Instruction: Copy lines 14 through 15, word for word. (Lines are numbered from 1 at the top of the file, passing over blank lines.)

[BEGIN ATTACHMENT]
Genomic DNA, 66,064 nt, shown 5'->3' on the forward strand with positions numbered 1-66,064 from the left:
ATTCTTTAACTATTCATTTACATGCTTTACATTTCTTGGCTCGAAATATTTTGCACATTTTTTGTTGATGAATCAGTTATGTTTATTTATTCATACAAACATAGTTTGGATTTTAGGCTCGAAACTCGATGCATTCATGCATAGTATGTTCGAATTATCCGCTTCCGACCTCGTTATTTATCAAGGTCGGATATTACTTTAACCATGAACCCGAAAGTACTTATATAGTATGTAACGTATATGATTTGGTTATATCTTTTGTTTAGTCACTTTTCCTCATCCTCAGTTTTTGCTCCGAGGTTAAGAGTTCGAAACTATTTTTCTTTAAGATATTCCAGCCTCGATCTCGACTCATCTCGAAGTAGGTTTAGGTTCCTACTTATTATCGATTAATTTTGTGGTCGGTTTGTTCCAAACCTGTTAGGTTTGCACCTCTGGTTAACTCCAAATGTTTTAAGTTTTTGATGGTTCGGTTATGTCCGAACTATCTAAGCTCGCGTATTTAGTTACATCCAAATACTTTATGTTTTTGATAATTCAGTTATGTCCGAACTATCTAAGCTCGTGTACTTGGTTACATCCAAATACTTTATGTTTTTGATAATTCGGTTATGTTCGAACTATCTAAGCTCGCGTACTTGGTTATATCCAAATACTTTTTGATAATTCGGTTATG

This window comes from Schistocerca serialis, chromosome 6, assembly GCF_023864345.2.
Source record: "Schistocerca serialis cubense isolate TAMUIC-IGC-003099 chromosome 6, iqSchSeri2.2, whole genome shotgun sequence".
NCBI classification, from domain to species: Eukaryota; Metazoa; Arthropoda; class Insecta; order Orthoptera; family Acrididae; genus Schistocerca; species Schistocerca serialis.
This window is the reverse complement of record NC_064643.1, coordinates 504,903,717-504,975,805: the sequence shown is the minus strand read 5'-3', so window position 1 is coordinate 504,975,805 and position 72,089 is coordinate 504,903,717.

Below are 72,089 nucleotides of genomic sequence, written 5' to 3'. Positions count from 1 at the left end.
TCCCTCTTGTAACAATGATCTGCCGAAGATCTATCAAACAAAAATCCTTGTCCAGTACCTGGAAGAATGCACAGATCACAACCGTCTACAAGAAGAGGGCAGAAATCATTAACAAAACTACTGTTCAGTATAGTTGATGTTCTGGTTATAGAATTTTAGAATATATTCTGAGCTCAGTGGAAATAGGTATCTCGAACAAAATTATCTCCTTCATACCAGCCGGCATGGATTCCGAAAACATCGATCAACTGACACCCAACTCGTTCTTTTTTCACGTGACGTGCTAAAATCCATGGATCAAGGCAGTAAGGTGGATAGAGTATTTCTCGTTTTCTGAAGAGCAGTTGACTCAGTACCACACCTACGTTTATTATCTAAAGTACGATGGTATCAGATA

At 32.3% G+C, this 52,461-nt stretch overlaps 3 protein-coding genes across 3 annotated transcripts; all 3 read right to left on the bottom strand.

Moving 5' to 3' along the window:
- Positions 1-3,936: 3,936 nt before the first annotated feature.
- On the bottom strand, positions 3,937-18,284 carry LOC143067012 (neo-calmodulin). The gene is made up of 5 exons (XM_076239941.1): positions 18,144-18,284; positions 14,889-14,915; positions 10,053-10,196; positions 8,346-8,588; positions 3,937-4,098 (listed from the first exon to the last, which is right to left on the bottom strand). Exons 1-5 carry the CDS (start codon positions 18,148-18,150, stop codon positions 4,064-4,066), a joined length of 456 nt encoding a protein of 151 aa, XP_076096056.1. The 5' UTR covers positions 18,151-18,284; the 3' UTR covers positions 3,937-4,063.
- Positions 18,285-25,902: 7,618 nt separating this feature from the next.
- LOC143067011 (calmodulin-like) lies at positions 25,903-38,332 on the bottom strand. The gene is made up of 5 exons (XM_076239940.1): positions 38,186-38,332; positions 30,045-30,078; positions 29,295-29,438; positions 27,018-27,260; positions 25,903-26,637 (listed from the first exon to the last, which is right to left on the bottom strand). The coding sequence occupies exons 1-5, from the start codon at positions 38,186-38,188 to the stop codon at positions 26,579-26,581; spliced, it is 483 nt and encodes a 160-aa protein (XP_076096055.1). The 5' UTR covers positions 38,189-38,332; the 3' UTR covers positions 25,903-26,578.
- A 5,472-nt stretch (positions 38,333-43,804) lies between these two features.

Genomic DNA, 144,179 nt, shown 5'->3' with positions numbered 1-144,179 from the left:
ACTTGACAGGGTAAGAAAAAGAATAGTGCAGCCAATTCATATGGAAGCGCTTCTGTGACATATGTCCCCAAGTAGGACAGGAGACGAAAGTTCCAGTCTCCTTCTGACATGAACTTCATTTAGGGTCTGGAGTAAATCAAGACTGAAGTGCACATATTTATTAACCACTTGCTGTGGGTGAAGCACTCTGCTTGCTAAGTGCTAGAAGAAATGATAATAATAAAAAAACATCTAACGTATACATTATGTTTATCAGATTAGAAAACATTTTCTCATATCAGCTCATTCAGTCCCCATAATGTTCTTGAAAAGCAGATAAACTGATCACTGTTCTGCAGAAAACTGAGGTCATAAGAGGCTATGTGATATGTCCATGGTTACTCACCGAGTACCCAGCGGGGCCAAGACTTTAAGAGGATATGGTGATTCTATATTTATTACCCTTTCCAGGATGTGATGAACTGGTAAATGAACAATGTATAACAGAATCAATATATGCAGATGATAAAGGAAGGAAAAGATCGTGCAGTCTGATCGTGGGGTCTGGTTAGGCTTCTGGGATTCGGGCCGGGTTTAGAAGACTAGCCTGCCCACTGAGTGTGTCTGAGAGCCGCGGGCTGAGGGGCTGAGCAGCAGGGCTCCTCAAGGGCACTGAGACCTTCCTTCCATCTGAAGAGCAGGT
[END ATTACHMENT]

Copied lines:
- LOC143067011 (calmodulin-like) lies at positions 25,903-38,332 on the bottom strand. The gene is made up of 5 exons (XM_076239940.1): positions 38,186-38,332; positions 30,045-30,078; positions 29,295-29,438; positions 27,018-27,260; positions 25,903-26,637 (listed from the first exon to the last, which is right to left on the bottom strand). The coding sequence occupies exons 1-5, from the start codon at positions 38,186-38,188 to the stop codon at positions 26,579-26,581; spliced, it is 483 nt and encodes a 160-aa protein (XP_076096055.1). The 5' UTR covers positions 38,189-38,332; the 3' UTR covers positions 25,903-26,578.
- A 5,472-nt stretch (positions 38,333-43,804) lies between these two features.